And then there were two

I awoke the morning after my whisky drinking with Jim with no so much a full-on hangover, but rather a feeling of major dehydration. I drank a half litre of water before setting off, but I still had to stop 4 times in the first few hours of riding for more fluids.

My 3rd stop of the morning was at Stop N Shop in Bristow, OK. I was paying for fuel and the guy behind the register, who turned out to be Don, heard my accent and asked the now very common questions where I was from? and where I was going? He got to telling me of all the foreign Route 66 travellers that had stopped by. He then produced a Route 66 coffee table book and asked if I would sign it. He said I could look through the book if I wanted and he offered to buy me a coke. Well it would have been rude not to accept, so I sat and looked through the book. The book was half full of signatures and messages in every white space, from visitors from Hungary, Germany, and Australia among other places, and lots from England. I signed too, on the first page for Texas as there was no space in the Oklahoma section. I sat chatted with Don and a couple of other guys in the store, hearing of the big parties of rental bikes that go past almost every day in the summer on their 2 week Route 66 guided tours. I told them of shipping the Trooper over and of my plans for the next 3 months. I’m sure I’ve said this before, and I’m bound to say it many more times, but the Americans you meet, especially outside of the big cities, are some of the most friendly, helpful and hospitiable people you are ever likely to meet.

I carried on and around the north side of Oklahoma City following Route 66 as best I could. This didn’t take me anywhere near More, so there was no sign of  any tornado damage and I think it would have been more than a little distasteful to have gone looking for it. After Oklahoma City I came to El Reno and stopped at the M-place for an iced tea and an internet fix. Just as I was getting ready to leave a guy comes up and says “So you’ve flown your bike over from Scotland?” I was a little surprised, most Americans don’t pick up the Edinburgh Harley Davidson clue on the licence plate that quickly. But it turns out Ed wasn’t an American, he was a Canadian from Toronto. We stopped and chatted for quite some time, as he was a fellow road warrior travelling Route 66. He had an Ultra Classic with trailer attached. He’d been on the road for over a month already and had been touring and visiting friends in the south. His plan now was to follow Route 66 and then turn back inland before heading up to Sturgis to see the unveiling of the new Indian motorcycle.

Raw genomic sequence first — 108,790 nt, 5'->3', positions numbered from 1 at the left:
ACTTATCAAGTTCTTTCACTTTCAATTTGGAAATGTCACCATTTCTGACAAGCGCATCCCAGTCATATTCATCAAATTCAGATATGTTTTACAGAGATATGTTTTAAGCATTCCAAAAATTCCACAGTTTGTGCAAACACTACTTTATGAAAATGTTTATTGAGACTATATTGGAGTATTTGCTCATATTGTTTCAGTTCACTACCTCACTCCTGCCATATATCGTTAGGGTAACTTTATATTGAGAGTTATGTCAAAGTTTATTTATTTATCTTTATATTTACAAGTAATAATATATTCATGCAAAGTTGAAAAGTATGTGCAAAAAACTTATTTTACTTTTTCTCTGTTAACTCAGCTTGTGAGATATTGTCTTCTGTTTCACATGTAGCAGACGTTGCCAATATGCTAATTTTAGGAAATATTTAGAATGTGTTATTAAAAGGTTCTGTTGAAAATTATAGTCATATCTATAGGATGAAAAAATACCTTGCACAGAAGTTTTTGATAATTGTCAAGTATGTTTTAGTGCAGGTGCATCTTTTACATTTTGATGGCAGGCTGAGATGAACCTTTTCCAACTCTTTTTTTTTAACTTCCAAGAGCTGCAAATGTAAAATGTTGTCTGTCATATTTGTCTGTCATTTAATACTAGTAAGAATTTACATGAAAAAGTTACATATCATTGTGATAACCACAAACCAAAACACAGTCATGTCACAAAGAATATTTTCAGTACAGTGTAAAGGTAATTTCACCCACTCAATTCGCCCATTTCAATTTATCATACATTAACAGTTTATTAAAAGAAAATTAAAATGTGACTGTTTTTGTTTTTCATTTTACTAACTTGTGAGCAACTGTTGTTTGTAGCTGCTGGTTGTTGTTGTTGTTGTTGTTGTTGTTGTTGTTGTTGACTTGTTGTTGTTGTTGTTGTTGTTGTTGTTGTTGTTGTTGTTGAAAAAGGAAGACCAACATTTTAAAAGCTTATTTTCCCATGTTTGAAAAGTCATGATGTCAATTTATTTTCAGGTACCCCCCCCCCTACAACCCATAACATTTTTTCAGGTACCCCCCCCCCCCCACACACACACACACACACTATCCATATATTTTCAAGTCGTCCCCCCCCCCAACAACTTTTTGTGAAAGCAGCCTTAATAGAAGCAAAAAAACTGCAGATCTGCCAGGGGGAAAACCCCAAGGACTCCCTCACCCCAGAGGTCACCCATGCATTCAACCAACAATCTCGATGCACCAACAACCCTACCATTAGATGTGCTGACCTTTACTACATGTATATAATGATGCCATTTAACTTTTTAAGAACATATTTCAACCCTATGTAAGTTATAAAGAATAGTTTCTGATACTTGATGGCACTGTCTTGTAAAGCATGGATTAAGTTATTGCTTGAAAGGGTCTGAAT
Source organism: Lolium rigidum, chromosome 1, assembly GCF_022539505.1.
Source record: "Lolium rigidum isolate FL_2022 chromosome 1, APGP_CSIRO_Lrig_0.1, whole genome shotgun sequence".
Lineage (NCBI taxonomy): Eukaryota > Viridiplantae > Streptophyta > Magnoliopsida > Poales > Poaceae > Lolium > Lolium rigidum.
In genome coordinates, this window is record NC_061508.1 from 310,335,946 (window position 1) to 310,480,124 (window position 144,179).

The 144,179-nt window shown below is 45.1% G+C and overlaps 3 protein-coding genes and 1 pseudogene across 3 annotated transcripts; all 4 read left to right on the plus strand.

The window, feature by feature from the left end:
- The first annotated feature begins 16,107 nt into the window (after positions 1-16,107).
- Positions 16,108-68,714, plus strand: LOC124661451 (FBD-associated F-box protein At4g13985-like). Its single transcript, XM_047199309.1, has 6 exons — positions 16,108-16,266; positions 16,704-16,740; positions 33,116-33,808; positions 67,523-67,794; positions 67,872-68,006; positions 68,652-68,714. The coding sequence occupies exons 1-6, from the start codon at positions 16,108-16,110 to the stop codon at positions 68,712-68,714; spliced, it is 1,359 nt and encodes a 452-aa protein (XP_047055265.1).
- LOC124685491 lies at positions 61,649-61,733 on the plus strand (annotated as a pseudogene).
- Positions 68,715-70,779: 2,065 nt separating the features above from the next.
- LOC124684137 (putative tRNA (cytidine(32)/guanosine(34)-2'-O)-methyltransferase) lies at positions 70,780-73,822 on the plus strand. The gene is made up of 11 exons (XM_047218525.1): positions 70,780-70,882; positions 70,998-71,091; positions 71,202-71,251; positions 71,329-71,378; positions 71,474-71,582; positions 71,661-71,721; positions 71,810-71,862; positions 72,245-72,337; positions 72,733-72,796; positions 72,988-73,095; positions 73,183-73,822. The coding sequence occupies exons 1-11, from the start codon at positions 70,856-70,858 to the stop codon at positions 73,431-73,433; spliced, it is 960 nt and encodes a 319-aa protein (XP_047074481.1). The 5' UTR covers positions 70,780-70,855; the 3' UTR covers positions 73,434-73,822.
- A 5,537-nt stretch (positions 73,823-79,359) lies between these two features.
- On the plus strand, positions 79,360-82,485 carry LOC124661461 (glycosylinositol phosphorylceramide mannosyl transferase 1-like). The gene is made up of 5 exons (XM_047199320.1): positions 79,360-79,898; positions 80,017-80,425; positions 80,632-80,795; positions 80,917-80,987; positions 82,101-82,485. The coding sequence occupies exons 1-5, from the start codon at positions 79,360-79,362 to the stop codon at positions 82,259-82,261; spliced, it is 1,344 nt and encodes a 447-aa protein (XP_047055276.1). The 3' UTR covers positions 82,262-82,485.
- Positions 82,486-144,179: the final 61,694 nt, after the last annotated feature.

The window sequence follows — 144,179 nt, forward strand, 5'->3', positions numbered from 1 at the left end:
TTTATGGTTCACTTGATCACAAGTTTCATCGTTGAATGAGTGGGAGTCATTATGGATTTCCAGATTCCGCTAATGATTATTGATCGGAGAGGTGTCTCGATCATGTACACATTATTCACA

Ed is an amiable and interesting chap. He’s been divorced 30 years, raised his two daughters from the ages of 7 and 3 on his own, and has been riding motorcycles since the age of 16. Since he retired 5 years ago, he had spent his summers on his bike on the road touring the US and Canada from around 3 months at a time. I was definitely talking to a kindred spirit. I asked what the trailer was like to ride with, and he told me he used to tour like me, with all his luggage piled on the back. He mainly camped, and now that he had reached retirement age, he liked a few more comforts. The trailer contained among others things a camp bed, inflatable mattress and pillow. It also had an ice box. I’m sure we could have stood chatting and comparing travellers’ tales for another hour, but Ed said that since we travelling in the same direction, why didn’t we ride together for a while. Sure thing I said and off we set.

Ed had warned me that he liked to stop and photograph any of quirky sights you find scattered along Route 66, but that was fine by me. One of the first things we came across was the bridge below.

From Oklahoma, July 2013
From Oklahoma, July 2013
From Oklahoma, July 2013

We were struggling to keep to the original Route 66 and wouldn’t you know it, we ended up on a gravel road for a while, and Ed doesn’t like them any more than me. We got off that just as quick as we could and took the frontage road to the I-40 for the most part.

Every so often we’d stop for fuel or refreshment and we’d chat some more. My original route plan had me stopping in Clinton that night. Ed had been planning to get a bit further along the road to Elk City, and as it wasn’t too late and I was enjoying his company, I thought I’d stick with him until at least the end of the day. Ed was mainly camping on his trip to keep costs down. Now whilst I have a tent and sleeping bag etc, I’m not so keen on camping for various reasons. I have the kit for Sturgis and for occasions when there is no alternative. I don’t like the extra time setting up and breaking camp takes, and I also seem to travel with a small pile of electronics (laptop, phone, iPod and camera) which need charging sometimes daily. And I’d be lying if I said I didn’t prefer the comfort of a real bed and an en-suite shower. Ed must have picked up on this reluctance and asked if I wanted to split the cost of a motel room for the night. Since most American hotels have rooms with two queen size beds, this seemed like a good plan. I’m not adverse to saving some cash, even if I’d rather not camp.